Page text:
[Dirvish] restructuring the dirvish install process
paul at debian.org
Fri Dec 17 13:02:34 PST 2004
On Fri 17 Dec 2004, Keith Lofstrom wrote:
> On Fri, Dec 17, 2004 at 04:38:00PM +0100, Paul Slootman wrote:
> > The phrase "must still ask" implies to me interactivity. Distribution
> > builders won't want that... I now echo a string to the configure script
> > that gives the right responses, but that's pretty sucky to maintain.
> > Being able to pass "answers" via options or environment variables is
> > pretty much a "must" IMHO.
> Good idea. If I understand you, the install software should look for
> --[options] that set the install locations for the software if it is
> not the default. Will the default be different for different distributions?
> If so, what file should contain the defaults?
Some distributions may choose other locations for the executables (e.g.
I disagreed with JW about the location of dirvish, dirvish-runall, and
dirvish-expire; I put those in /usr/sbin/ instead of /usr/bin/ as I
considered those not to be commands for all users). Also, the
sunfreeware.com packages often offer a choice of /opt or /usr/local as
the install location.
For me it's fine if some --[options] would be available to override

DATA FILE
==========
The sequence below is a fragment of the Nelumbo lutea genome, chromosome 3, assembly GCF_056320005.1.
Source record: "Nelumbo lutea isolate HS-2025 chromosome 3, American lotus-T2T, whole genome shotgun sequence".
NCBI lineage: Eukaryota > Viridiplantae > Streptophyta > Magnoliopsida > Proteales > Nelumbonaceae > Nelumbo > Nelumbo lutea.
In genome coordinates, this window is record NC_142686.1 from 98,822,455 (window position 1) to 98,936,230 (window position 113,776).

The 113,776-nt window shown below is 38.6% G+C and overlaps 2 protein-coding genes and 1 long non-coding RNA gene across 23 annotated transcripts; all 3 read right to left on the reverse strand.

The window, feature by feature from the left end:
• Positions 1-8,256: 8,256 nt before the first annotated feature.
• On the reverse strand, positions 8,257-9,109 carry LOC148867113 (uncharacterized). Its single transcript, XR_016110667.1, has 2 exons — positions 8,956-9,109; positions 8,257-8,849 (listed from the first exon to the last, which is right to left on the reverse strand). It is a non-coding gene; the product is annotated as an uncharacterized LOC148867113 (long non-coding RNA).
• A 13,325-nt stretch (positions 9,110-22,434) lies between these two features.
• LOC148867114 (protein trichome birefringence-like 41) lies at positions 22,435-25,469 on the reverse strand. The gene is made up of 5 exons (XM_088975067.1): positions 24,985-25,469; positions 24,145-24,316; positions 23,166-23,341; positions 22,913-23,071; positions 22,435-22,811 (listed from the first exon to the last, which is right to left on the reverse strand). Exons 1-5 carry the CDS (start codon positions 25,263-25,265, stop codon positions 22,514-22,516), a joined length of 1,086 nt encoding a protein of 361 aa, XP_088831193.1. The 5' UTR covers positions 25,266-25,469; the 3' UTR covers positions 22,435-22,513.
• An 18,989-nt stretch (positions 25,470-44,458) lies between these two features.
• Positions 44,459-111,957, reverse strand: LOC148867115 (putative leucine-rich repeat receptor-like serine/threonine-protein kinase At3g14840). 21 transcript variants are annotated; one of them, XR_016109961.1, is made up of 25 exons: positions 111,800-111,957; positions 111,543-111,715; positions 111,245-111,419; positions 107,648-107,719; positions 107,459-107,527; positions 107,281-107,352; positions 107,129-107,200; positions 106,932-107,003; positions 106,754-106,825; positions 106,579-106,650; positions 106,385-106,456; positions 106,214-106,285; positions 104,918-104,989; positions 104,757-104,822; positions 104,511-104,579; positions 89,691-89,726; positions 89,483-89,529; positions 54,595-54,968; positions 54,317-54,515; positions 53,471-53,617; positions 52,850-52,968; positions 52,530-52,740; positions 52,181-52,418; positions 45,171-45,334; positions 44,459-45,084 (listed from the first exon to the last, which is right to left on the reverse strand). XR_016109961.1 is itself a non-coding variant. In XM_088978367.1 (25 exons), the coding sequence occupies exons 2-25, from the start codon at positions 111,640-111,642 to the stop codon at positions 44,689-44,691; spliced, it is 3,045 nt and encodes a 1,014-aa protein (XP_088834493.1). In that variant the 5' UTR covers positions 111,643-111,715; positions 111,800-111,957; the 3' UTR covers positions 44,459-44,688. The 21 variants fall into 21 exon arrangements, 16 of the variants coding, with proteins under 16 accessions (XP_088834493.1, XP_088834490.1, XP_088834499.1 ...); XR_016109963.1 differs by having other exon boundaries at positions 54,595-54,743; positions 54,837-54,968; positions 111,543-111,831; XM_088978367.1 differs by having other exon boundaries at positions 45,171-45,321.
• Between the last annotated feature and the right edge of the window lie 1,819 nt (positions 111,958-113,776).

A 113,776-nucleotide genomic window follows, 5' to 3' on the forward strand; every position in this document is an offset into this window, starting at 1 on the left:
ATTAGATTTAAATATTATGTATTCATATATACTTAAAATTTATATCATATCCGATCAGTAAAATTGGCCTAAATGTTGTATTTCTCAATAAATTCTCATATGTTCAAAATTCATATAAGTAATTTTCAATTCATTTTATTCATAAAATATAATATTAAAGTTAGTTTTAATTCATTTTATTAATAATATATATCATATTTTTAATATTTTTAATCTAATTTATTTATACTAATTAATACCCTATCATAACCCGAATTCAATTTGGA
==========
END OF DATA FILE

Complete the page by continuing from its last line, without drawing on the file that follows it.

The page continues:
defaults (mostly extra packages, when built and installed by the user,
will install under /usr/local/ somewhere, whereas distribution packages
will install into / so the default should be to put things in
/usr/local/ IMHO). Packagers will make their build scripts or whatever
use the correct options for their choices.
> Keith wrote:
> > ... The versions of perl and rsync and ssh used should be noted
> > and probably tested.
> Paul writes:
> > Mostly a minimum version number is required, which could be determined
> > by e.g. rsync --version. Make this testing overridable though, as when
> > building a package for a distribution it would be silly to require e.g.
> > rsync to be installed.
> Should the default be "test" or "no test", and where should the default
> be, and how should the command line override it?
I'd say default should be to test; an option such as --without-toolcheck
or so should be fine (GNU autoconf uses that form of option, which is
pretty convenient once you're used to it).
> Keith wrote:
> > ... We should
> > > be making man pages, but it is more standard to make pod and info files
> > > for perl and gnu packages respectively. How do you folks want your
> > > documentation served?
> Paul writes:
> > Debian requires manpages to be available. That's my preferred format as
> > well :-)
> I like man pages too. If nobody else wants info or pod, there is no
> reason to bother. Any suggestions on the process of maintaining them?
There's "docbook" stuff for managing documentation (including manpages).
(I may have the name wrong...) I'll look into that sometime the coming
> I do want to put visible dates and version numbers on the pages; if
> Paul, I will be counting (a LOT!) on your experienced input. Thank you
> for your contributions. A general question for you - what is an example
> of a well structured small Perl package, similar to dirvish, that
> installs nicely with Debian (and SUSE and Fedora as well)?
Hmm, I'll get back to you on that one, no time right now to check that.
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